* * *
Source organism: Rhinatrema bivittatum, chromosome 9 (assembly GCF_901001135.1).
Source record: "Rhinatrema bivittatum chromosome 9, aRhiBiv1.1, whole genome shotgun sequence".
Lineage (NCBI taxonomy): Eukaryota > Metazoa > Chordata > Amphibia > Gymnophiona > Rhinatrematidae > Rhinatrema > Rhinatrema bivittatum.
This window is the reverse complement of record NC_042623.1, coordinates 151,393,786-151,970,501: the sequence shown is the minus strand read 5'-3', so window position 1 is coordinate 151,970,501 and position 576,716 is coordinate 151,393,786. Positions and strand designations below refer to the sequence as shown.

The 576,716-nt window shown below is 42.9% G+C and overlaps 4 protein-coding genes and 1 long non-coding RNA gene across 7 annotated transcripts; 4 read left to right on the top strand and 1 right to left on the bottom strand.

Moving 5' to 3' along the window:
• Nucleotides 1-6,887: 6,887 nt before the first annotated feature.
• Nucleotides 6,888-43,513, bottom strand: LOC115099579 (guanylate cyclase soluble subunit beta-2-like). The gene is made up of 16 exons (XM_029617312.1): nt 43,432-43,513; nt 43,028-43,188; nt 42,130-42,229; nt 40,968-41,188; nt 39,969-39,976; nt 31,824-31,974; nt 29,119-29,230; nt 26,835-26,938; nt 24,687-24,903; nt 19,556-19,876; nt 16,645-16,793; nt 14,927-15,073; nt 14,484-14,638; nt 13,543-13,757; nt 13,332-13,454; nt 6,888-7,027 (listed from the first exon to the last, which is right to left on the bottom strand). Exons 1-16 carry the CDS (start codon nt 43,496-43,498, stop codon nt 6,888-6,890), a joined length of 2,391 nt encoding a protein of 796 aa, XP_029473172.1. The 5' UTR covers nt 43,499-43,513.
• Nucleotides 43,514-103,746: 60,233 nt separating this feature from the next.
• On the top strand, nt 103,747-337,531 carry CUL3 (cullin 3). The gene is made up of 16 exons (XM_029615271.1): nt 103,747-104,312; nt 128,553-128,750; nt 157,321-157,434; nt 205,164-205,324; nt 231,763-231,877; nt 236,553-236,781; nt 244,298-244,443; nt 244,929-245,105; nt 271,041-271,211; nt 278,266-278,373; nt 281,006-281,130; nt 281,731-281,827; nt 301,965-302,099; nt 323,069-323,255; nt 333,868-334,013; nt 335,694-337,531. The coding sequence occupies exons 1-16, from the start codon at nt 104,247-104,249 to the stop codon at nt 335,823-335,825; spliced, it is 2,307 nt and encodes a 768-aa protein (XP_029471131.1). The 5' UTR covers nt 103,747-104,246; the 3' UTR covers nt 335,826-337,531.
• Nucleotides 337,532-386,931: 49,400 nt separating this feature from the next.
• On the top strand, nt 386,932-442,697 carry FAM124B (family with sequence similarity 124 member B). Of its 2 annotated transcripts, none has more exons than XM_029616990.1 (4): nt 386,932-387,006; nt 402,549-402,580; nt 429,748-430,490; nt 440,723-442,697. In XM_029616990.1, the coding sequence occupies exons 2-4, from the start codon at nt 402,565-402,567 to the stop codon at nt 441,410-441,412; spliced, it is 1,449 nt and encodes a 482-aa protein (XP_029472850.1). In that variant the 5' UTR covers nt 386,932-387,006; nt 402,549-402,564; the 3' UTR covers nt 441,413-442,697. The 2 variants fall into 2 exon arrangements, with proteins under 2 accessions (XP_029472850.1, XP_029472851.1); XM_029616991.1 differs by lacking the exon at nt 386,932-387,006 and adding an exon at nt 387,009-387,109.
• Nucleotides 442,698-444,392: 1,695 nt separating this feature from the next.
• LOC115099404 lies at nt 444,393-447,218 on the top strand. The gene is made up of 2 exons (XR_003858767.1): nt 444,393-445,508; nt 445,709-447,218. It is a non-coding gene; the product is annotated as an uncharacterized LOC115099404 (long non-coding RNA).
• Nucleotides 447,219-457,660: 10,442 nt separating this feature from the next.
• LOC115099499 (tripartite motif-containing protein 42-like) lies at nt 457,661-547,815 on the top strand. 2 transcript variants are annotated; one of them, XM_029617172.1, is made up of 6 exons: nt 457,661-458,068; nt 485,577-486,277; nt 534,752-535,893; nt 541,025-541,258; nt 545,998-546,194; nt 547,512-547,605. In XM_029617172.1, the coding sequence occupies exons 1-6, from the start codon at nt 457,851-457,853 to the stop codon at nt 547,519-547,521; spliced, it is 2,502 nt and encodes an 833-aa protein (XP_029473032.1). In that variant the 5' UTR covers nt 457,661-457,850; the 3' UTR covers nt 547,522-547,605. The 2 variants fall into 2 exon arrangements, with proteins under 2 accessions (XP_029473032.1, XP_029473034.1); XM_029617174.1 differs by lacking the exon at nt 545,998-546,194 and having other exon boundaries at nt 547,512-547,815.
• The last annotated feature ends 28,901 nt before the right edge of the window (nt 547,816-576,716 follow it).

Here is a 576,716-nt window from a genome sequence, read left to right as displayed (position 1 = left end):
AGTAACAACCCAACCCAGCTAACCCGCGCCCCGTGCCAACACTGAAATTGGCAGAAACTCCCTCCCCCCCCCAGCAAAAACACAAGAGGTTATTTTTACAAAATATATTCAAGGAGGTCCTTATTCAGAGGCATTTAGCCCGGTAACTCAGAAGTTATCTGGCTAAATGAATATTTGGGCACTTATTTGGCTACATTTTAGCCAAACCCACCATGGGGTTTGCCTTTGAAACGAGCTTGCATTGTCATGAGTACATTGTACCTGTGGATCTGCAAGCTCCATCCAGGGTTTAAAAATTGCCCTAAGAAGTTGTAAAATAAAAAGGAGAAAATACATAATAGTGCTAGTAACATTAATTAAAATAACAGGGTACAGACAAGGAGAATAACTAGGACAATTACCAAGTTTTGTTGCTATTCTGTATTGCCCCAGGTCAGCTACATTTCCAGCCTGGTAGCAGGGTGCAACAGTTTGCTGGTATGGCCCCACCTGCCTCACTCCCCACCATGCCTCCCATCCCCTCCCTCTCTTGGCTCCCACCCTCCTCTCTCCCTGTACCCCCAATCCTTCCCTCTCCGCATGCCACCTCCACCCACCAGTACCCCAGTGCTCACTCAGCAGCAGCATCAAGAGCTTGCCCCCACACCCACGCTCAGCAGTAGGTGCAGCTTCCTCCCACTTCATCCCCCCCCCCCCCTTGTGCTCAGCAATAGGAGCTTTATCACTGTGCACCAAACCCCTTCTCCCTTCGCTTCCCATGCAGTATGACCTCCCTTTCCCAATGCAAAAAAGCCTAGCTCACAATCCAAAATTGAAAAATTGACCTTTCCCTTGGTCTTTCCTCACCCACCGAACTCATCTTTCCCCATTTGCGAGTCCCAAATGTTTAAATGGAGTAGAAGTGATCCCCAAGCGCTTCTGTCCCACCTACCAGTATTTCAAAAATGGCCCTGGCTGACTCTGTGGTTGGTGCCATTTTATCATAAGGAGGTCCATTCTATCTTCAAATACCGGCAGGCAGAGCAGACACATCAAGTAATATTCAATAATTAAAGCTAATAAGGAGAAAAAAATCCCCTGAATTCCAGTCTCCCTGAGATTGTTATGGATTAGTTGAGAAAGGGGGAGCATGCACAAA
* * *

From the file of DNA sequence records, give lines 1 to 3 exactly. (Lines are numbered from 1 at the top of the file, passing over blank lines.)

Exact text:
Source organism: Rhinatrema bivittatum, chromosome 9 (assembly GCF_901001135.1).
Source record: "Rhinatrema bivittatum chromosome 9, aRhiBiv1.1, whole genome shotgun sequence".
Lineage (NCBI taxonomy): Eukaryota > Metazoa > Chordata > Amphibia > Gymnophiona > Rhinatrematidae > Rhinatrema > Rhinatrema bivittatum.